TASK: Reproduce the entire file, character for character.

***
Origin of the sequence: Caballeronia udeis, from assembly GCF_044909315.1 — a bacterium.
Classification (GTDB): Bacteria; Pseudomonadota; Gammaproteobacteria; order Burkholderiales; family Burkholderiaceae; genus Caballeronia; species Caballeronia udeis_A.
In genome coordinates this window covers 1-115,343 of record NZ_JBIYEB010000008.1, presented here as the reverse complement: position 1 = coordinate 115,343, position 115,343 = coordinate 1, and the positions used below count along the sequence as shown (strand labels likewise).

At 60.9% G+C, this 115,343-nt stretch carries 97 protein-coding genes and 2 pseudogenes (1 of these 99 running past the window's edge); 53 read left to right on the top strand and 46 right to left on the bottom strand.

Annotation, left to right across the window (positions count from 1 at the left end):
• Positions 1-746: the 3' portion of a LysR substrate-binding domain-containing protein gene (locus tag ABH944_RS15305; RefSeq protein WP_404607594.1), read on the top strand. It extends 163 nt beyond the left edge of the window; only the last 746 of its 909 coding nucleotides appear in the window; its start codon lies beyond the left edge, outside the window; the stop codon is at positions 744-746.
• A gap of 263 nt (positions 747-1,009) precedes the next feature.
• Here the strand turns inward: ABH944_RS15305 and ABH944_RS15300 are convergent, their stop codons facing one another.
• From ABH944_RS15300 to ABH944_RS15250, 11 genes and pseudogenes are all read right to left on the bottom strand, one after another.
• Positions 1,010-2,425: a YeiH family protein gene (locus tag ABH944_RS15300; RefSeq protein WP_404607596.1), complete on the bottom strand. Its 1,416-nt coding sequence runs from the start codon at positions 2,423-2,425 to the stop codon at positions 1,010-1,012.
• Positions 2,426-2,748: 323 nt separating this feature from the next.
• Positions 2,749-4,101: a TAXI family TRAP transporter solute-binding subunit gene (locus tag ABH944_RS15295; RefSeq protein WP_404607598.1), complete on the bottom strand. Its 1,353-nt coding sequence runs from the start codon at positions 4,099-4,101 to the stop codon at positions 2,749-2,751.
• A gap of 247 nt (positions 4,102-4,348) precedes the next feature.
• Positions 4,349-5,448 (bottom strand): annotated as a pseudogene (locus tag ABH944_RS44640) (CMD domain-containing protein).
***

Origin of the sequence: Caballeronia udeis, from assembly GCF_044909315.1 — a bacterium.
Classification (GTDB): Bacteria; Pseudomonadota; Gammaproteobacteria; order Burkholderiales; family Burkholderiaceae; genus Caballeronia; species Caballeronia udeis_A.
In genome coordinates this window covers 1-115,343 of record NZ_JBIYEB010000008.1, presented here as the reverse complement: position 1 = coordinate 115,343, position 115,343 = coordinate 1, and the positions used below count along the sequence as shown (strand labels likewise).

At 60.9% G+C, this 115,343-nt stretch carries 97 protein-coding genes and 2 pseudogenes (1 of these 99 running past the window's edge); 53 read left to right on the top strand and 46 right to left on the bottom strand.

Annotation, left to right across the window (positions count from 1 at the left end):
• Positions 1-746: the 3' portion of a LysR substrate-binding domain-containing protein gene (locus tag ABH944_RS15305; RefSeq protein WP_404607594.1), read on the top strand. It extends 163 nt beyond the left edge of the window; only the last 746 of its 909 coding nucleotides appear in the window; its start codon lies beyond the left edge, outside the window; the stop codon is at positions 744-746.
• A gap of 263 nt (positions 747-1,009) precedes the next feature.
• Here the strand turns inward: ABH944_RS15305 and ABH944_RS15300 are convergent, their stop codons facing one another.
• From ABH944_RS15300 to ABH944_RS15250, 11 genes and pseudogenes are all read right to left on the bottom strand, one after another.
• Positions 1,010-2,425: a YeiH family protein gene (locus tag ABH944_RS15300; RefSeq protein WP_404607596.1), complete on the bottom strand. Its 1,416-nt coding sequence runs from the start codon at positions 2,423-2,425 to the stop codon at positions 1,010-1,012.
• Positions 2,426-2,748: 323 nt separating this feature from the next.
• Positions 2,749-4,101: a TAXI family TRAP transporter solute-binding subunit gene (locus tag ABH944_RS15295; RefSeq protein WP_404607598.1), complete on the bottom strand. Its 1,353-nt coding sequence runs from the start codon at positions 4,099-4,101 to the stop codon at positions 2,749-2,751.
• A gap of 247 nt (positions 4,102-4,348) precedes the next feature.
• Positions 4,349-5,448 (bottom strand): annotated as a pseudogene (locus tag ABH944_RS44640) (CMD domain-containing protein).